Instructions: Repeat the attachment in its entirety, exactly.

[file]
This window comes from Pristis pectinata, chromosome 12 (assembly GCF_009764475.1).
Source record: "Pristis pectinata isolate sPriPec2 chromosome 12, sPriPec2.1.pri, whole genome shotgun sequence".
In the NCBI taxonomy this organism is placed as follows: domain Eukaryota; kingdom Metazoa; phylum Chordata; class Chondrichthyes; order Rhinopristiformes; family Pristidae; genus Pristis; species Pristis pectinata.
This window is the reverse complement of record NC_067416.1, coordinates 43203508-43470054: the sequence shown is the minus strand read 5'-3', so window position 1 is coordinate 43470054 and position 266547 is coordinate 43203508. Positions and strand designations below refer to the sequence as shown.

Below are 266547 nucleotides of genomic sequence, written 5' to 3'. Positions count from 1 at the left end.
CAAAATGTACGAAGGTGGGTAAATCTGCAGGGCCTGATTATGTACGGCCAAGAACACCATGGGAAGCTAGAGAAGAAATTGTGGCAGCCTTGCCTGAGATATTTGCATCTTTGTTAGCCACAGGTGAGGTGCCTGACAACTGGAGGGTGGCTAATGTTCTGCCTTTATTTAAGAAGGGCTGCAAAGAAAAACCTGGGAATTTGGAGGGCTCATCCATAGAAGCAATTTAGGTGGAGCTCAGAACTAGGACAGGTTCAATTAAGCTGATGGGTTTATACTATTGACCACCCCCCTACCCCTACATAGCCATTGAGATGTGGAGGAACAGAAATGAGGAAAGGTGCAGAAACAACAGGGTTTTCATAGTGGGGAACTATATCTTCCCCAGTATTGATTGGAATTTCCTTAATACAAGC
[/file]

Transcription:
This window comes from Pristis pectinata, chromosome 12 (assembly GCF_009764475.1).
Source record: "Pristis pectinata isolate sPriPec2 chromosome 12, sPriPec2.1.pri, whole genome shotgun sequence".
In the NCBI taxonomy this organism is placed as follows: domain Eukaryota; kingdom Metazoa; phylum Chordata; class Chondrichthyes; order Rhinopristiformes; family Pristidae; genus Pristis; species Pristis pectinata.
This window is the reverse complement of record NC_067416.1, coordinates 43203508-43470054: the sequence shown is the minus strand read 5'-3', so window position 1 is coordinate 43470054 and position 266547 is coordinate 43203508. Positions and strand designations below refer to the sequence as shown.

Below are 266547 nucleotides of genomic sequence, written 5' to 3'. Positions count from 1 at the left end.
CAAAATGTACGAAGGTGGGTAAATCTGCAGGGCCTGATTATGTACGGCCAAGAACACCATGGGAAGCTAGAGAAGAAATTGTGGCAGCCTTGCCTGAGATATTTGCATCTTTGTTAGCCACAGGTGAGGTGCCTGACAACTGGAGGGTGGCTAATGTTCTGCCTTTATTTAAGAAGGGCTGCAAAGAAAAACCTGGGAATTTGGAGGGCTCATCCATAGAAGCAATTTAGGTGGAGCTCAGAACTAGGACAGGTTCAATTAAGCTGATGGGTTTATACTATTGACCACCCCCCTACCCCTACATAGCCATTGAGATGTGGAGGAACAGAAATGAGGAAAGGTGCAGAAACAACAGGGTTTTCATAGTGGGGAACTATATCTTCCCCAGTATTGATTGGAATTTCCTTAATACAAGC